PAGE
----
-- Officials in a Michigan town have voted to reject the resettlement of Syrian refugees within their community.
The Board of Trustees for Waterford Township voted unanimously on Monday night in favor of a resolution stating that their township "will not actively participate in the Refugee Resettlement Program until the Program has been significantly reformed, and until it has been demonstrated that the Townships of Oakland County have the capacity to absorb refugees without diverting funds from needy residents or exposing their residents to unwarranted security risks."
Anthony Bartolotta, one of the township's seven trustees, told ABC News today that the general goal of passing the resolution was to send a message to elected officials.
"The resolution is sometimes only worth the paper it's written on, but what we are letting elected officials know in the county, and in the state, is that until you do the vetting process properly we don’t want to allow the refugees into Waterford Township, but when they do the vetting process the proper way, we would welcome them," Bartolotta said.
The resolution is largely symbolic since township officials have no way to prevent a Syrian refugee from moving into the township after the refugee is approved to resettle in the United States.
"It is not the refugees themselves. I know they're some very good people. It is a shame that you have to feel this way," Bartolotta said. "But I've got homeless vets out here, we've got senior citizens that have to balance between buying their medication and buying food. We have to take care of our own first."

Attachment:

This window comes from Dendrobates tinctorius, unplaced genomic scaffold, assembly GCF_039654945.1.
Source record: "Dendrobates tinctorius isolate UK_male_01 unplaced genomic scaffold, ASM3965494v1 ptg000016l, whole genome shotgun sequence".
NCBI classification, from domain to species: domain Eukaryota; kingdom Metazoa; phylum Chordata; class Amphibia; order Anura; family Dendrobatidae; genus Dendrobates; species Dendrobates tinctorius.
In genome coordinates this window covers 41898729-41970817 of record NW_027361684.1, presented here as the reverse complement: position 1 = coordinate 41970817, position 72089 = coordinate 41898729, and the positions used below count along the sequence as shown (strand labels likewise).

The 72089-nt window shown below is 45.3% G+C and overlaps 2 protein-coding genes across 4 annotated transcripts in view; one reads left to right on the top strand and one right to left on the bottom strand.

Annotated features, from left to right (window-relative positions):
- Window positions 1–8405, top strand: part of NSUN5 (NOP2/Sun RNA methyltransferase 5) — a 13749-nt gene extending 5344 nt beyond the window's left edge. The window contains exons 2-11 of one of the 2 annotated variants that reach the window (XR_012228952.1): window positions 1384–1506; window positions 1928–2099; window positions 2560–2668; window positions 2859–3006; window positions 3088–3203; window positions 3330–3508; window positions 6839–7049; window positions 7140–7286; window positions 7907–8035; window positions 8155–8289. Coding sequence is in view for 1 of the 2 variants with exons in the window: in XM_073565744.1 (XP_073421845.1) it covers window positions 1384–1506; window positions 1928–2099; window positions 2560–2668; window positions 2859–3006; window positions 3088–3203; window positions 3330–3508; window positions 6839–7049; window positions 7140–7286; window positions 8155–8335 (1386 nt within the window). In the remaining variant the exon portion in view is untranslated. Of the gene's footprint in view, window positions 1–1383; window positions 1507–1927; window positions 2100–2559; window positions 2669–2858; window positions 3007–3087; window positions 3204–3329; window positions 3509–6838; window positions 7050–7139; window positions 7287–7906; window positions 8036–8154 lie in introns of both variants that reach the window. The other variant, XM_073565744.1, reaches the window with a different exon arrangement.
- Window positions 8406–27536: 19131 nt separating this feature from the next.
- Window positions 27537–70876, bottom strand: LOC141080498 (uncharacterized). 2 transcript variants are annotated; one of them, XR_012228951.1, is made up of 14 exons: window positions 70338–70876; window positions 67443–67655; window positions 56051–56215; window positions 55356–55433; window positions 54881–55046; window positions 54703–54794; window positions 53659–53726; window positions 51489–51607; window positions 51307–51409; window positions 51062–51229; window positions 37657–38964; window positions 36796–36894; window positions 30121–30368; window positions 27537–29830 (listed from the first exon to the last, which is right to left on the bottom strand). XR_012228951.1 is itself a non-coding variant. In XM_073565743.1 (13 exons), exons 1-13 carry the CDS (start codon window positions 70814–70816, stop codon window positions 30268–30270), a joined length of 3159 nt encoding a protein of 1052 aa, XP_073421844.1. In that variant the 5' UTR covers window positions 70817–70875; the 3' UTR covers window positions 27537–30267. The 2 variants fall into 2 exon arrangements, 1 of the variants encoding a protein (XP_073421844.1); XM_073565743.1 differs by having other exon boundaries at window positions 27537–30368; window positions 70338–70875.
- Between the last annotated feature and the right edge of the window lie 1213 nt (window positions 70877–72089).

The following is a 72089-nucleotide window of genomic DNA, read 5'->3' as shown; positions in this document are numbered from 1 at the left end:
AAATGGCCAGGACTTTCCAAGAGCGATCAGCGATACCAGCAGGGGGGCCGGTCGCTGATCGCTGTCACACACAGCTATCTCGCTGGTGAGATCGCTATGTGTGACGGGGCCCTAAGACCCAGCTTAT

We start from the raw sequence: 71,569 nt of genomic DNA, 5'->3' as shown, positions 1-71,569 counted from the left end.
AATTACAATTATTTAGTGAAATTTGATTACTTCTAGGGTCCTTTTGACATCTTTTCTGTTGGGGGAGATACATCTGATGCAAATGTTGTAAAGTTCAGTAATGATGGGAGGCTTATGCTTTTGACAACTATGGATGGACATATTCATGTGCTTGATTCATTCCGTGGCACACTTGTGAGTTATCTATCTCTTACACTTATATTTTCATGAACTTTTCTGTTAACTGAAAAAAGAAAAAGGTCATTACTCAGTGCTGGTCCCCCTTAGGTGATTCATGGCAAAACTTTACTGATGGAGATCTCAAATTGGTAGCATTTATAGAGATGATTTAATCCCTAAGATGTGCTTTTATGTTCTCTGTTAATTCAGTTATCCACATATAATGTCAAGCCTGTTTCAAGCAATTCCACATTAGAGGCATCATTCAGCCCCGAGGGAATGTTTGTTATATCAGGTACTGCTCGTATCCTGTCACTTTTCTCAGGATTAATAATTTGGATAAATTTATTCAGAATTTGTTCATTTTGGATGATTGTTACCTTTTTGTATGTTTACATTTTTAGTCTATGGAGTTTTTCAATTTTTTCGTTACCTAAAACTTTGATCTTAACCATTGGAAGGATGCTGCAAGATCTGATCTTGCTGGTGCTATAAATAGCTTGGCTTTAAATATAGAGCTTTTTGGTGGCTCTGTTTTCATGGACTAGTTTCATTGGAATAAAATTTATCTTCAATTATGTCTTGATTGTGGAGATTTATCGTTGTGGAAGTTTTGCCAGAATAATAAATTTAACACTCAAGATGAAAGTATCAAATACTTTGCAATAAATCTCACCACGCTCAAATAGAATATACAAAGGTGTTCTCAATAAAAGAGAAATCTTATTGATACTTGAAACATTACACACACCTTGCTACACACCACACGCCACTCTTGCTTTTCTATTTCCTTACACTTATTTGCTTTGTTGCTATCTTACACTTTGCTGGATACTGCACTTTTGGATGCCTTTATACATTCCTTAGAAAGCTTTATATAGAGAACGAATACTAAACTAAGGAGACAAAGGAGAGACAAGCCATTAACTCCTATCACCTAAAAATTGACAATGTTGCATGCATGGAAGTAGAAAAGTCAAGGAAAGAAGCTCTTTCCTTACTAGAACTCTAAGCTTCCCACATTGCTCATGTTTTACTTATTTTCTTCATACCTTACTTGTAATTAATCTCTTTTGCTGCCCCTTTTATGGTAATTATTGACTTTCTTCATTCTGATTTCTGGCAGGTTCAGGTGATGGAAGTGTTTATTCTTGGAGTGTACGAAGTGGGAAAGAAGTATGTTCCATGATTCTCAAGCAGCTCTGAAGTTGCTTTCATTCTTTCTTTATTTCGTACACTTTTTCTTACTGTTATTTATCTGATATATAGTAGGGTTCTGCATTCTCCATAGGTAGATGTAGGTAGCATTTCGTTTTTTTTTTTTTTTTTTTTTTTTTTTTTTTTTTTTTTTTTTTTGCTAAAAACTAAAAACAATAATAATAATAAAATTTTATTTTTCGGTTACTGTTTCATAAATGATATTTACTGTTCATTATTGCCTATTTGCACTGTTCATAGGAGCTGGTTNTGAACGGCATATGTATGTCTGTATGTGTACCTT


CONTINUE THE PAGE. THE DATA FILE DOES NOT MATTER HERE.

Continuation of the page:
"Some of these refugees, bless their heart, they just don’t have any documentation of where they come from," Bartolotta added, saying that security in the town was also a concern.
However, senior administration officials have noted that Syrian refugees are subjected to "the most rigorous screening and security vetting of any category of people entering the United States."
The process often takes one to three years to complete and includes biometric testing and intensive overseas interviews with Department of Homeland Security experts.
DHS officials told ABC News last year that refugees are subject to the highest level of security checks of any category of traveler to the United States, "including the involvement of the National Counterterrorism Center, the FBI's Terrorist Screening Center, the Department of Homeland Security, the Department of State and the Department of Defense. All refugees, including Syrians, are admitted only after successful completion of this stringent security screening regime."
Bartolotta said he personally does not know of any Syrian refugees in his town, but at Monday's meeting, it was mentioned that there were three Syrian refugee families already resettled in Waterford.
Bartolotta said at the hearing that he estimates the public was about 70 percent for the resolution and about 30 percent against it.
The main concern about Syrian refugees is about safety, but there are also concerns about health, Bartolotta said, noting he has heard of several cases of refugees bringing in tuberculosis.
"Some of the people last night that were against us passing the resolution. They were yelling at us and saying we were wrong, but not one of them said they would sponsor a family and take them into their home. It just seemed hypocritical," Bartolotta added.
Arjwan Khadoori, a refugee specialist who works with the Lutheran Social Services of Michigan in Troy, Michigan, to help resettle immigrants, told ABC News today that he has already assisted in resettling Syrian refugees into towns in Michigan.
"I am not going to agree with anybody who is against the refugees because the refugees are human beings, and they have their rights. We have to serve the people from anywhere," Khadoori said in reaction to news of Waterford Township's resolution.
"Christian, Muslim, black, white -- no, they are all human," Khadoori added.